Wheat prices hit 14-year high, global food stocks fear alarm

Chicago wheat futures rose for three days in a row, hitting a 14-year high on the 2nd, as conflicts between major exporters Russia and Ukraine sparked fears of commodity disruptions.

Wheat futures jumped to their highest gain for three days in a row, and settled up 7.62% on the 2nd to $10.59 a bushel, the first since March 26, 2008; corn prices hit $7.4775 a bushel on Wednesday, the highest since 2012 , also rose to its highest gain, while corn futures settled at $7.27 a bushel.

Russia is the largest wheat exporter and Ukraine is one of the top four exporters of wheat, with the two countries together accounting for 20% of corn and most of the sunflower oil. Bank of America alleges that Russia provides 17 percent of the 207 million tons of international wheat trade and Ukraine 12 percent.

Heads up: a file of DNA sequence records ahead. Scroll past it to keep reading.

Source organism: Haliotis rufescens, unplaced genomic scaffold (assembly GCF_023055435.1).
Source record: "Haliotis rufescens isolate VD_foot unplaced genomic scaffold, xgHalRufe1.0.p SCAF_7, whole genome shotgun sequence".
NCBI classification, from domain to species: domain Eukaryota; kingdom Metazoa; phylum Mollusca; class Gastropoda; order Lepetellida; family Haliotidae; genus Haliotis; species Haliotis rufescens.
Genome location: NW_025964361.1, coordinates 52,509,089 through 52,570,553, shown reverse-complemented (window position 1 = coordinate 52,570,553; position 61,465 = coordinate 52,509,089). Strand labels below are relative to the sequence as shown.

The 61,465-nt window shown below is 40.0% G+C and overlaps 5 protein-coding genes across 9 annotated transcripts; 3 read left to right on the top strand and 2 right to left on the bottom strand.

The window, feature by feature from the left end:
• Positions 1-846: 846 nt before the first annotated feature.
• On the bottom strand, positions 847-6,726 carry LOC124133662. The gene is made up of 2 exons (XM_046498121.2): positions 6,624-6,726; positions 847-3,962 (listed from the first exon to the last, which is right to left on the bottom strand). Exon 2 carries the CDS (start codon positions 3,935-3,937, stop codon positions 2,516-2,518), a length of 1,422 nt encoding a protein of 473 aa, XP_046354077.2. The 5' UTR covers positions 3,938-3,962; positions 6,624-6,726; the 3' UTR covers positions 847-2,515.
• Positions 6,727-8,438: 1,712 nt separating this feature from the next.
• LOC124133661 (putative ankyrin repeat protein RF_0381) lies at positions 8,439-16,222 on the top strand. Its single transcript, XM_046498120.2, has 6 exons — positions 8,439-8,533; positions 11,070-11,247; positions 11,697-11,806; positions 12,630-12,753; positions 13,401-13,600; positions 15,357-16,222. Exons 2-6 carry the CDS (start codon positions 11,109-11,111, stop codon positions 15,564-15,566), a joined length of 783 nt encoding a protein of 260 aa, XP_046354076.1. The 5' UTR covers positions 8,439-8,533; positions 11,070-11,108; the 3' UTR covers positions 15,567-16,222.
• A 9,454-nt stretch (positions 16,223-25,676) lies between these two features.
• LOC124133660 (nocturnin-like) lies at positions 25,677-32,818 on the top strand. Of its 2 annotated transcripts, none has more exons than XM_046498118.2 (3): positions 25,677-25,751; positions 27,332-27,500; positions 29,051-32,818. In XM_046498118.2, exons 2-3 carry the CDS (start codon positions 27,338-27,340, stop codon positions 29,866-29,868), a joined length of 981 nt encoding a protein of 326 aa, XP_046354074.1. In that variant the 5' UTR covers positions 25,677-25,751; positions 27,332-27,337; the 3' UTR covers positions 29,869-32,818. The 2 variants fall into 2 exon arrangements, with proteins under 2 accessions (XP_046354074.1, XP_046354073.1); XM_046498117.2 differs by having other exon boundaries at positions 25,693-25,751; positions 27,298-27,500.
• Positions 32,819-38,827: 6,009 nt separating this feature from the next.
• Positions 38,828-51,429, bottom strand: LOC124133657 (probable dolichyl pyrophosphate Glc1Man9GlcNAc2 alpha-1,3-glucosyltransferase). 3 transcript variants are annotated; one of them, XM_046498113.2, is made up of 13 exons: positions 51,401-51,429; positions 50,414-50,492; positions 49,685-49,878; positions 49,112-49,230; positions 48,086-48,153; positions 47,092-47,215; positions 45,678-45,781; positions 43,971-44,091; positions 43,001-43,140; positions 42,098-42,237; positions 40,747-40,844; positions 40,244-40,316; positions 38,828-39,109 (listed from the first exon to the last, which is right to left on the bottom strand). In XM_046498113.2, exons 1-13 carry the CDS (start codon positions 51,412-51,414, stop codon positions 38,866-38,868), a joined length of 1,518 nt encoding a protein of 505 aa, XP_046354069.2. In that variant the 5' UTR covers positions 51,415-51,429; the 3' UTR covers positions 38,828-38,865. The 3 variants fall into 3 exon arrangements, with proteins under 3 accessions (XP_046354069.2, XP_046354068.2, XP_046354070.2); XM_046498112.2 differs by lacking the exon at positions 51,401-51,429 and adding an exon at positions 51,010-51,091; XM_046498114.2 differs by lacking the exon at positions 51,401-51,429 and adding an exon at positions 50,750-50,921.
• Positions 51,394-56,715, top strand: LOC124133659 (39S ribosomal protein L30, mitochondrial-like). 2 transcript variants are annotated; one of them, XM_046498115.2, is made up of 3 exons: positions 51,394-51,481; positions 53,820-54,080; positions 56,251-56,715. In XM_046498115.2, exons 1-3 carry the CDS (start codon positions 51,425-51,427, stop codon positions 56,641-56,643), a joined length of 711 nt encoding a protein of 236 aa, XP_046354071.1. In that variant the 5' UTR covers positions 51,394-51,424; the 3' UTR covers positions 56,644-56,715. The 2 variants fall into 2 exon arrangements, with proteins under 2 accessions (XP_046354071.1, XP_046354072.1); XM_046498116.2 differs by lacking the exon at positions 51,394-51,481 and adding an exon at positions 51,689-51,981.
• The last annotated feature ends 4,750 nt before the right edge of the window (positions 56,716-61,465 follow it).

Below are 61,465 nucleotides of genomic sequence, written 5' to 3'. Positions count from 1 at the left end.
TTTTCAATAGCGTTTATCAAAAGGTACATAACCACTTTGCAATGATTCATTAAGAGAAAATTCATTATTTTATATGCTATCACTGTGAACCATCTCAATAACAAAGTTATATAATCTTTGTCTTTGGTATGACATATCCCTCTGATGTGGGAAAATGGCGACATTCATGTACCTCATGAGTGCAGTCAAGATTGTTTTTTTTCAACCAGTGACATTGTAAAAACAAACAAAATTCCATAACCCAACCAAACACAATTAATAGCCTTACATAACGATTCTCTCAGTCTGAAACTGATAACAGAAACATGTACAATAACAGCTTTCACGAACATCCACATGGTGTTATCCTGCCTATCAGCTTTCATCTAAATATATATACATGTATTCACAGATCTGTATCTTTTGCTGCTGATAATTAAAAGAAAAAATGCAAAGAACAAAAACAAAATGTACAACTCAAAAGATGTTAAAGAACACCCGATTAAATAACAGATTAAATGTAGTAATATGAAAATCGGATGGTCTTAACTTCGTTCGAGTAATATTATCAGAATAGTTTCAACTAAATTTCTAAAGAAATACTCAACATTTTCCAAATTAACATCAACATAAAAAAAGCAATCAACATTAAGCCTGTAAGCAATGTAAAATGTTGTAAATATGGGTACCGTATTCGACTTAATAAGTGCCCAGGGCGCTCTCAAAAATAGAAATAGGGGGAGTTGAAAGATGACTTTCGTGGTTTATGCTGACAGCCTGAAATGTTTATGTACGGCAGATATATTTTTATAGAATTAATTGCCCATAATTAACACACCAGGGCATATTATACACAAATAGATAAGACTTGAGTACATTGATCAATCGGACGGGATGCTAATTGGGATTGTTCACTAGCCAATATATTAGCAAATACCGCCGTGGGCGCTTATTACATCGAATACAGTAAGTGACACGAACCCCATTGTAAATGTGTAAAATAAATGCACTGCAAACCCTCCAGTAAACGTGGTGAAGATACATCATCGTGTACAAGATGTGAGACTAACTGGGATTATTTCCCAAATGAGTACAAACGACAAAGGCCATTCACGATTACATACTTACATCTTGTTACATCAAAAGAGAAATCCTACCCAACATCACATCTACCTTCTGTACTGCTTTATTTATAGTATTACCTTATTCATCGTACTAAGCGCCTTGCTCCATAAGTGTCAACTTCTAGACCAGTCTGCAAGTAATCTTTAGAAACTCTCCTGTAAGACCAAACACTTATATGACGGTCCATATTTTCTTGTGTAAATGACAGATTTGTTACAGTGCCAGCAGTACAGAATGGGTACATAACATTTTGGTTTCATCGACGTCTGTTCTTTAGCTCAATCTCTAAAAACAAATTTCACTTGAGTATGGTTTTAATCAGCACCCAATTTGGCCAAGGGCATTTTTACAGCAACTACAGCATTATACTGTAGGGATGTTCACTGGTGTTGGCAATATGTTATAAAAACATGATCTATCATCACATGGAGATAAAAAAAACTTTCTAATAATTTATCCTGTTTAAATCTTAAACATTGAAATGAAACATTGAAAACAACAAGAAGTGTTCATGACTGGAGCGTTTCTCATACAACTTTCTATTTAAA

Ukraine, which is responsible for exporting half of the world’s sunflower oil, plans to plant in April and May, which is about the same time as corn planting. Crop prices climbed as a hampered harvest and labor shortages tightened supplies, and a rebound in recent weeks could be enough to push global food costs to record levels, Bloomberg said.

In addition, fertilizer exports will also be interrupted. Brazil will plant a large area of ​​soybeans in September and need to import more than 80% of its fertilizers, so it is particularly dependent on Russian products.

Global grain stocks are poised for a fifth straight decline, while major importing regions such as North Africa are expected to see a smaller harvest in 2022 as drought looms.

CRM AgriCommodities, an agricultural research institute, believes that the Russian-Ukrainian crisis not only threatens Ukraine’s sovereignty, but will expand its scope to the country’s food security already under pressure from soaring food prices.

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